B Vicki M Yng and Kae Nihima
Wih less than a week until Election Day, high-end retailers from Manhattan to Beverly Hills are taking precautions to guard agains the potential for civil unrest at a time when many are still desperately hoping to recoup the mountain of lost sales from Covid-induced lockdowns. Some retailers are still uncertain as to what their exact plans will be, wtih many considering boarding up their stores, closing early or even not opening at all.
Over on the West Coast, brands and boutiques across the state of California are also preparing for the impact the election could have on their ability to conduct business.
The California Retailers Association has taken a slightly more cautious stance, according to group president Rachel Michelin. The organization, while not actively pushing a campaign to address the potential for violence and looting around Election Day, has heard rumblings of concern from its members. Michelin has had conversations with California’s state administration in recent weeks and said the issue is on its radar.
“Not knowing what happens or frankly when we’ll know for sure, I think it’s unfortunate that now part of doing business is that business owners have to put up plywood to protect themselves,” she said. “I think you’re going to see businesses doing that here in California just because they’ve learned,” Michelin said, referring to the social upheaval that took place earlier this Summer.
“We’re hoping that we don’t see that, but I think we probably will,” she added, noting that certain cities and counties might see more activity than others. “In those parts of the state, law enforcement is engaged and best practices are out there.” Michelin said that looting is a crime of opportunity, though she hinted that she believes California could see more protests if one candidate in particular wins out over another. “We’ve gotten to the point where the M.O is if you don’t like what’s happening, you go out and loot,” she said. “For us, we’ve learned lessons because of what happened in the past in Los Angeles, Sacramento and other parts of the state, and I think people will be more proactive in preparing.”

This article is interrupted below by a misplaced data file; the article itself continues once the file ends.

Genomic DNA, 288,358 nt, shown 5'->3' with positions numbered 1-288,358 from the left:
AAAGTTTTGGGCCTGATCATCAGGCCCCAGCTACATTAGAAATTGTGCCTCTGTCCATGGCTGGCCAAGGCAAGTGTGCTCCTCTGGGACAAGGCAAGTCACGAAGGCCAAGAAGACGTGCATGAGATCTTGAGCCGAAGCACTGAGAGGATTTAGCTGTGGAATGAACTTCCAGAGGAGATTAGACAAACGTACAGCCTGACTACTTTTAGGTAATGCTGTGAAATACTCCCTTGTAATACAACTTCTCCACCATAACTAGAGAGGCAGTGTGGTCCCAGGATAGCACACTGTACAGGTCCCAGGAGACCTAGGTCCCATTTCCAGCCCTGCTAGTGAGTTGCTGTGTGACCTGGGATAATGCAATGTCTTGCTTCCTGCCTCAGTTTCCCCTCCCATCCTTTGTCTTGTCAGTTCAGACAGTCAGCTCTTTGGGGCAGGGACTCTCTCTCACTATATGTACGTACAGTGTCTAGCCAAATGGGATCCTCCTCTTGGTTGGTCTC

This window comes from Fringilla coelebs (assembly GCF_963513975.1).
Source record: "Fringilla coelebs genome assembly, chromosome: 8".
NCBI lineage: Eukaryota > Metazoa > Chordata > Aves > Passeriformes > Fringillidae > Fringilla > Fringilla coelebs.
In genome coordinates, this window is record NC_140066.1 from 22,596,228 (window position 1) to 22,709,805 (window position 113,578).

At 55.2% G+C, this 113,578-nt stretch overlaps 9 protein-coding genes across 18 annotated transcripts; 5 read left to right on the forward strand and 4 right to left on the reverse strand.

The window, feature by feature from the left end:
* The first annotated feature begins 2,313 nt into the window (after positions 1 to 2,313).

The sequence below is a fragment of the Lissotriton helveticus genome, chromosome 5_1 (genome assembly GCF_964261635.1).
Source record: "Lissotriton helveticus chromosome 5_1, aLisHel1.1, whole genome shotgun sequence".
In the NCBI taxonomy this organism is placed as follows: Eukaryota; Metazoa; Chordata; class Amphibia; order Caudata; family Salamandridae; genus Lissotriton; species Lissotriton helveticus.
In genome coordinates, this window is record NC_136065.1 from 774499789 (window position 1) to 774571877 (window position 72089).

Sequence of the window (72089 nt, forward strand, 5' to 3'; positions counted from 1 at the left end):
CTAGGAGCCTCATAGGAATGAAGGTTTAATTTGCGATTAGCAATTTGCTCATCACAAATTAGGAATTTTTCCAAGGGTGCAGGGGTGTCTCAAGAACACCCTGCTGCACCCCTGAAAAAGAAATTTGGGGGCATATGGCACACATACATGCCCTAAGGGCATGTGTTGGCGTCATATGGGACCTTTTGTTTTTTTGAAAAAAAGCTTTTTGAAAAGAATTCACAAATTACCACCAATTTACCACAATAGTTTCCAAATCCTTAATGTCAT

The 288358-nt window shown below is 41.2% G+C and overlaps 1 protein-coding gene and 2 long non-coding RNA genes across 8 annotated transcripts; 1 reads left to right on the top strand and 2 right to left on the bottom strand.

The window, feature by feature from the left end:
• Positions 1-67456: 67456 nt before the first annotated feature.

Should small-to-medium size businesses get hit hard this week, Michelin worries that it will be a fatal blow to many. “National retailers have more resources to recover more quickly and the smaller retailers don’t.”
“Los Angeles retail businesses are operating at 25 percent capacity in accordance with social distancing guidelines, Michelin said, and have already been hobbled by these regulations during the lead up to the holidays. “This is a make or break time for some of them,” she said.
Should the election prove to be socially explosive, “they could suffer another huge loss from looting, not just from a monetary, but a mental perspective,” Michelin said. “If you’ve owned a business and navigated through Covid and have been able to regroup from the civil unrest we saw before, you’re looking to recoup some costs and continue on to turn a corner next year. If they get hit again, you might see retailers say it’s not worth it anymore. I’ve heard that from a lot of small business owners.”